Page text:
When artists break free from the bands that have always defined them to take up solo careers, some celebrate their emancipation with radical musical departures. Others adhere to the old group's sound as much as possible, either out of fear, habit, or a desire to prove once and for all that they were the brains of the band.

Noel Gallagher goes the latter route on Noel Gallagher's High Flying Birds, which almost sounds more like Oasis than Oasis did -- the sole difference being that it's him singing, not embattled brother Liam.

It's as if Noel wanted to establish that Oasis would've fared just fine with him as frontman.

It's a point almost worth proving. Noel is close to a dead ringer, vocally, for his sibling, so Oasis fans may feel as if not much has changed, at least in the studio. And it must feel as liberating for Noel to get to sing his own songs as it was for Pete Townshend when he started making solo records.

But the seamless transition doesn't really speak well for the individuality his songs require.

And Noel does have just a wee bit less personality. With Liam, you always sensed a slight sneer at work, even when he was singing his brother's most romantic songs. Now, Noel's slightly blander tone removes any such ironic distance, but points up how banal his lyrics can be, shorn of the attitude his bro brought to the table.

Almost all of High Flying Birds (which shares its name with the group Gallagher assembled) persists in the anthemia, pretty, ploddingly mid-tempo mode that Oasis struck UK gold with and mined to the end. Less than midway through the opening track, Everybody's on the Run, a choir and strings have kicked in, to nice but not particularly transformative effect.

Other predictably Beatles-esque touches abound on this handsomely mounted but unexciting effort. You get trumpet squalls, calliope sounds, and Mellotron-ish keyboards in The Death of You and Me, which, ominous title aside, turns out to be Penny Lane-level jaunty.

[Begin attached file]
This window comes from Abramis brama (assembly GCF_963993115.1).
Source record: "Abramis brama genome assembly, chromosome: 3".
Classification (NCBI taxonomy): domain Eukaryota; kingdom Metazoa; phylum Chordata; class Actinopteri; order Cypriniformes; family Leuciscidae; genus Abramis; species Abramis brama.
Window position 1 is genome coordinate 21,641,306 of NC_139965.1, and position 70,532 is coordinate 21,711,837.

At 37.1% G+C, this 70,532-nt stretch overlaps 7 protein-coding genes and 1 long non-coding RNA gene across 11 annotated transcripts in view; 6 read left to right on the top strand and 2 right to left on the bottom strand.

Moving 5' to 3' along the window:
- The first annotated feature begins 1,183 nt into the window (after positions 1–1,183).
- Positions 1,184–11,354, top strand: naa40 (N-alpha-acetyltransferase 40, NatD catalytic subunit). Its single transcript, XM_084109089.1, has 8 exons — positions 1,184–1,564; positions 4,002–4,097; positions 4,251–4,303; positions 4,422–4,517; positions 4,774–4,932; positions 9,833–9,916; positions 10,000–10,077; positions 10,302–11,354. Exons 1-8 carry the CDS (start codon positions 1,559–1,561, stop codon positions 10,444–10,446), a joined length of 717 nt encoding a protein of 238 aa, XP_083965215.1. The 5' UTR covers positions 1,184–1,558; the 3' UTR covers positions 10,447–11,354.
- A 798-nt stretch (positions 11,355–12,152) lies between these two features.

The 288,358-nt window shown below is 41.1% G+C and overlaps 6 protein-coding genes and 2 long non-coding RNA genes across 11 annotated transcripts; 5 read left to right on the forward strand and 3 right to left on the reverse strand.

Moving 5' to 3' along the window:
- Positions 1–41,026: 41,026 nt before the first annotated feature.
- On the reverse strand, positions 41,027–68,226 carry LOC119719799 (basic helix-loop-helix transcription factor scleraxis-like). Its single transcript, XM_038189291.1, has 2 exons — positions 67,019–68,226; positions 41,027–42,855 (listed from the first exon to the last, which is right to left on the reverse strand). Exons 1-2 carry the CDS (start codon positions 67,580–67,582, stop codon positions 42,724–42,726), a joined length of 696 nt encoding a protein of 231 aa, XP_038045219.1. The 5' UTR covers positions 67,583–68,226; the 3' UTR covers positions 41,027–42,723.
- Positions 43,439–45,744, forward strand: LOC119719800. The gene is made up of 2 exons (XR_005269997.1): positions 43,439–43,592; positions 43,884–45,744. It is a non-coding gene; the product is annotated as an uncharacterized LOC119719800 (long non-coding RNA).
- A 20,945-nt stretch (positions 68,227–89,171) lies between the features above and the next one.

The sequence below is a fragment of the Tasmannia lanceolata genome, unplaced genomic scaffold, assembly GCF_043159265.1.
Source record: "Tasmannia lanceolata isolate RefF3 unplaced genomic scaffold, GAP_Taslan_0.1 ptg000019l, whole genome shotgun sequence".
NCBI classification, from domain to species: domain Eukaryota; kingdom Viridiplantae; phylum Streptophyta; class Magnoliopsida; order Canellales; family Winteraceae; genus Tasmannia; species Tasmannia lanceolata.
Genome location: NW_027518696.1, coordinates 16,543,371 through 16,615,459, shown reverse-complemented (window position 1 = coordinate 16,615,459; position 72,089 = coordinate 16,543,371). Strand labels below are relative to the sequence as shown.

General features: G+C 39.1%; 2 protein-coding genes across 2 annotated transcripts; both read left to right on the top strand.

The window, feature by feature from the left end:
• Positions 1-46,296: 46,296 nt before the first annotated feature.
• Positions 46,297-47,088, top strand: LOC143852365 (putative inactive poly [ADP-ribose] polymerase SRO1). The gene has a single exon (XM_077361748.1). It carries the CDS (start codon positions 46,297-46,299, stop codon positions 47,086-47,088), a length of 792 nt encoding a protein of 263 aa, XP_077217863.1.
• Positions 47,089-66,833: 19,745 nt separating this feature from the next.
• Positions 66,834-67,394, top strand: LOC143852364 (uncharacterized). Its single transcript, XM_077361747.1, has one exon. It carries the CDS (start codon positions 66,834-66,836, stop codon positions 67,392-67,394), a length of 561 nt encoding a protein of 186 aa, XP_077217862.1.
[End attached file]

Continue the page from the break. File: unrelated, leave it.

The uncharacteristically speedy AKA… What a Life, takes its inspiration from Paul McCartney's solo career -- specifically, Nineteen Ninety Five, with its fast beat and nervously quick piano. The problem is, Macca always came up with a chorus, whereas Gallagher just repeats What a life four times as his refrain, which makes the initially promising tune drag.

If you buy the deluxe edition, you'll get the most interesting hybrid of styles with the bonus track The Good Rebel, which takes Ringo's drumbeat from Rain and weds it to an old-school R.E.M.-style chorus. (The fact that Gallagher keeps singing Rain, like rain… don't care for the sunshine is probably no coincidental homage.)

Unfortunately, the record is rife with provocative titles that give no indication of the utterly ordinary songs within.

For instance, you might hope that If I Had a Gun is about what Noel would do to Liam if England had more lax weapons laws.

But no. If I had a gun, I'd shoot a whole into the sun, and love would burn this city down for you, Gallagher sings. Let me fly you to the moon, he adds, probably not thinking too hard about what would have happened to the rest of the solar system after he'd destroyed the sun and Earth to amuse his girl.

Soldier Boys and Jesus Freaks does prove to be Gallagher's lone attempt at social commentary, and one that makes you happy he usually expends his efforts on love songs, however mixed the metaphors.

For real urgency, only one song, (Stranded on) The Wrong Beach, locks into an interesting guitar groove. All else is pleasant and wistful and… well, Oasis-nostalgic. Which maybe was too low a bar for Gallagher to set for himself, given how wan almost everyone agrees the last few Oasis albums were.

High Flying Birds is better than those, but better to wait for his next album, which apparently has already been recorded, with an entirely different group of musicians and an entirely different electronic vibe.

That may be the one to prove whether Gallagher can get out of his lovely rut or will forever be stuck being the overly serious person's Rutles.